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Florida Phosphate Gypsum Stacks Display Severe Environmental Impacts

Nov 1, 2015 |
N/A
(Fig 1, Gypsum Stack - www.tampabay.com ) One of EPA’s (Environmental Protection Agency) main concerns with phosphate mines in Florida are with gypsum stacks (gypstack). This concern ... Read more

Florida Phosphate Mining In Sovereignty Lands

Jun 19, 2016 |
N/A
Since the turn of the twentieth century, the phosphate industry purchased large tracts of land in west central Florida, including the upper Peace River watershed. Florida’s phosphate industry ... Read more

Florida Phosphate Rock Quandary

Nov 1, 2015 |
N/A
Florida Phosphate Rock Quandary Many years ago, the ocean flooded an ancient land mass today we call Florida and a layer of sand and clay rich in tiny phosphate particles were deposited. ... Read more

Do Floridians Know About Phosphate Production’s Many Hazards?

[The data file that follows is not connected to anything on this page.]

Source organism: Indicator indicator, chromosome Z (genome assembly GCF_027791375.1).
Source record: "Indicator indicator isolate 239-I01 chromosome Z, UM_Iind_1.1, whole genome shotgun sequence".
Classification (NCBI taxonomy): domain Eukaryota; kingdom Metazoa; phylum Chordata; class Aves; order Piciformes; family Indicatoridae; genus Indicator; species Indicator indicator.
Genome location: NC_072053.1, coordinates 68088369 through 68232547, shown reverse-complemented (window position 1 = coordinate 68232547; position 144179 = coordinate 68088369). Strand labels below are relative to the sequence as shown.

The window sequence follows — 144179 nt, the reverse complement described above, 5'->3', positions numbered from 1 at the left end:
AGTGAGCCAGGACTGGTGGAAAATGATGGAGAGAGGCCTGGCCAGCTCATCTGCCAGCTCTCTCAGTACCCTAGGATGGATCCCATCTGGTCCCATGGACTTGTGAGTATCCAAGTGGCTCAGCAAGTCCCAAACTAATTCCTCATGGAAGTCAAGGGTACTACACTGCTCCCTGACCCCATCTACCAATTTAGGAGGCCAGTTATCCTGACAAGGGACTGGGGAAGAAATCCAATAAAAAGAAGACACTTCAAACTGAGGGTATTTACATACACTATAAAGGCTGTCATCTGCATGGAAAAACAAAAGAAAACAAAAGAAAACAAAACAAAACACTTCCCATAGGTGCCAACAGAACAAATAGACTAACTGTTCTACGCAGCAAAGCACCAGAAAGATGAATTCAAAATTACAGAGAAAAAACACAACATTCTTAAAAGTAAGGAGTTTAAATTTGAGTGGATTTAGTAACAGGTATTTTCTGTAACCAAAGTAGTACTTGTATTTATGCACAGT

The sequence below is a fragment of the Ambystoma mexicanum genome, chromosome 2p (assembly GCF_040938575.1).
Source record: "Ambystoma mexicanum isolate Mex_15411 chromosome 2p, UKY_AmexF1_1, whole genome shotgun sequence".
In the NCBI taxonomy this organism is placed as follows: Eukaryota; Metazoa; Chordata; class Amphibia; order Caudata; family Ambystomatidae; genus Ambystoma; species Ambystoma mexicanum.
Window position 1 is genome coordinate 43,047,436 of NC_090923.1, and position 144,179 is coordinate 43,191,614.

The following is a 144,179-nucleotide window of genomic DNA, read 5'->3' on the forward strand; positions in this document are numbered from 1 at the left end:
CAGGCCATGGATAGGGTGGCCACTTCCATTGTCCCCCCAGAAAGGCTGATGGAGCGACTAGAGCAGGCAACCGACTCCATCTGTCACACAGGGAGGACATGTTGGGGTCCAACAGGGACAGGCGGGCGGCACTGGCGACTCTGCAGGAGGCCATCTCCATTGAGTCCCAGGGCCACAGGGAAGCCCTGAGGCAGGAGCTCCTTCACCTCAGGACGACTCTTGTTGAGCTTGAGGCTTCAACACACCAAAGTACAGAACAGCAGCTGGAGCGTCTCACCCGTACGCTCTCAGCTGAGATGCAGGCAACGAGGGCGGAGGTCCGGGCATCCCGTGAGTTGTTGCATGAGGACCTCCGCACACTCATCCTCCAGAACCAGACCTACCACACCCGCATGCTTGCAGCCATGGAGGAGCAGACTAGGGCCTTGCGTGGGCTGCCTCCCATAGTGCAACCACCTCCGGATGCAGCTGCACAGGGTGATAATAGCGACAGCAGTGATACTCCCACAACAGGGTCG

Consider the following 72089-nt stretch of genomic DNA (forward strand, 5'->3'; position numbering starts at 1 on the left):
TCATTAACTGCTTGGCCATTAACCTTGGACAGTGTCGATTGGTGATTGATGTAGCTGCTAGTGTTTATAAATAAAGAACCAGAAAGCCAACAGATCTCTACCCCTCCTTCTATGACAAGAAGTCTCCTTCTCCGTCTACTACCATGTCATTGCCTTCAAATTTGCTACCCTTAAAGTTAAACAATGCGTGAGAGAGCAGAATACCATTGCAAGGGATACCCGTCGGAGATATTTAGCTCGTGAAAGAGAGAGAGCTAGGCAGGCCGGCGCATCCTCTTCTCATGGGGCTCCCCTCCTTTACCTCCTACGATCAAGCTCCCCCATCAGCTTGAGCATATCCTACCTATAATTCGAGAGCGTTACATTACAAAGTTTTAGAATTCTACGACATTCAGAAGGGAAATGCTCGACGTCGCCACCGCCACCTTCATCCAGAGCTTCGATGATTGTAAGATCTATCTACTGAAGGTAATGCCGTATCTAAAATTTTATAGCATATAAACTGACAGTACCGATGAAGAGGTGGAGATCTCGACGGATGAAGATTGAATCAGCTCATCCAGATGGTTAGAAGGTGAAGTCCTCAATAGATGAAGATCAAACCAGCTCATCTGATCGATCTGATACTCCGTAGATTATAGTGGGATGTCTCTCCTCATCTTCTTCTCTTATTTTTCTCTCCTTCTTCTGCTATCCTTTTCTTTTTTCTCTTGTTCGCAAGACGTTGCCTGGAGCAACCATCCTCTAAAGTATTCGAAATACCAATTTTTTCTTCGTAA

Jan 4, 2016 |
N/A
Florida’s phosphate industry creates many serious environmental impacts during the “wet” process in the production of fertilizer (1), including unmetered groundwater consumption. ... Read more

The Phosphate Risk: Welcome

Aug 31, 2015 |
PR: 3
The Phosphate Risk in Florida. Dragline mining machine. Phosphate companies have mined out central Florida. The phosphate depleted, the companies have ... ... Read more

Natural Spring Venue Dollars are Significant To Florida Economy

Jan 4, 2016 |
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I recall as a young boy growing up in west central Florida that natural springs were clean, fresh, and plentiful. Everyone I knew at that time had easy access to natural springs in many forms because ... Read more